‘Isa al-‘Isa also wrote his memoirs in exile in Beirut soon after the 1948 war. His view of the interwar period differs in many respects from my uncle’s. Unlike Dr. Husayn, al-‘Isa had fallen out bitterly with the mufti after the Peel Commission report in 1937, and he suffered personally from the subsequent split in the Palestinian leadership. If in al-‘Isa’s view this internal division gravely harmed the Palestinians, so did backward social relations and lack of education among the Arabs, and above all the unwavering focus of the Zionists, backed by the British, on supplanting the indigenous population, a topic on which he had been writing eloquently for many decades. He had no love for the British nor they for him, but in his analysis the central problem was Zionism, compounded by Palestinian and Arab weakness. Fittingly, his critiques in poetry and prose of the Arab rulers after 1948 were scathing, and his descriptions of them, especially Amir ‘Abdullah, are far from complimentary.
Two further things must be said in conclusion about the revolt and about Britain’s repression of it. The first is that it proved the clear-sightedness of Ze’ev Jabotinsky and the self-delusion of many British officials. The Zionists’ colonial enterprise, aimed at taking over the country, necessarily had to produce resistance. “If you wish to colonize a land in which people are already living,” Jabotinsky wrote in 1925, “you must find a garrison for the land, or find a benefactor who will provide a garrison on your behalf.… Zionism is a colonizing venture and, therefore, it stands or falls on the question of armed forces.”81 At least initially, only the armed forces provided by Britain could overcome the natural resistance of those being colonized.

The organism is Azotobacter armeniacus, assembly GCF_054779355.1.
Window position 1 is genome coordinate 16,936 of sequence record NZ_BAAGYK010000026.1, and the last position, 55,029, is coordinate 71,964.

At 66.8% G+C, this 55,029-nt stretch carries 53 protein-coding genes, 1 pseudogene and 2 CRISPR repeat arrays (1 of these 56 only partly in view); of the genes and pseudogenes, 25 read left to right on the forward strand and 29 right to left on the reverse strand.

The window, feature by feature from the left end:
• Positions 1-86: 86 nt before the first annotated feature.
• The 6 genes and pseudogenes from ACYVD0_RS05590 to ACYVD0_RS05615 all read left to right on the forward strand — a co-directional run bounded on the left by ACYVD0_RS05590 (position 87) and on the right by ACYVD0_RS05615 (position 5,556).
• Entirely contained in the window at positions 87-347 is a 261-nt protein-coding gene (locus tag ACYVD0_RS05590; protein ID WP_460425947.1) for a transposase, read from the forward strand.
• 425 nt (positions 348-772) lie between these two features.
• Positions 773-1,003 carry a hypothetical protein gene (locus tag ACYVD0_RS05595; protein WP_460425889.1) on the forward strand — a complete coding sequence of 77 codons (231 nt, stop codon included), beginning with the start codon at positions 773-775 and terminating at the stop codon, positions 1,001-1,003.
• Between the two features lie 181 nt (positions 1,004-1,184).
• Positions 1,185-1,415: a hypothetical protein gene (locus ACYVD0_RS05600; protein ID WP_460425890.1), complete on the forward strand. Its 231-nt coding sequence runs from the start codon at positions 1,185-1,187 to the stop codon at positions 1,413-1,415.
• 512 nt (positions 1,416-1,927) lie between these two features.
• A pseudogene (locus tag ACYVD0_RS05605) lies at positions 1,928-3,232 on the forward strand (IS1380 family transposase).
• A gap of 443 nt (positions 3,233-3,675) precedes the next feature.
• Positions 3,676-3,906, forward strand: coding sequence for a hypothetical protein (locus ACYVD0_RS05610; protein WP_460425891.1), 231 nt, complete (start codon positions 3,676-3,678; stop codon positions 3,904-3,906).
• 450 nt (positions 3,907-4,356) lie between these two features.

Much earlier, the King-Crane Commission, sent out in 1919 by President Woodrow Wilson to ascertain the wishes of the peoples of the region, had come to similar conclusions as those of Jabotinsky. Told by representatives of the Zionist movement that it “looked forward to a practically complete dispossession of the present non-Jewish inhabitants of Palestine” in the course of turning Palestine into a Jewish state, the commissioners reported that none of the military experts they consulted “believed that the Zionist program could be carried out except by force of arms,” and all considered that a force of “not less than 50,000 soldiers would be required” to execute this program. In the end, it took the British more than double that number of troops to prevail over the Palestinians in 1936 through 1939. In a cover letter to Wilson, the commissioners presciently warned that “if the American government decided to support the establishment of a Jewish state in Palestine, they are committing the American people to the use of force in that area, since only by force can a Jewish state in Palestine be established or maintained.”82 The commission thereby accurately predicted the course of the subsequent century.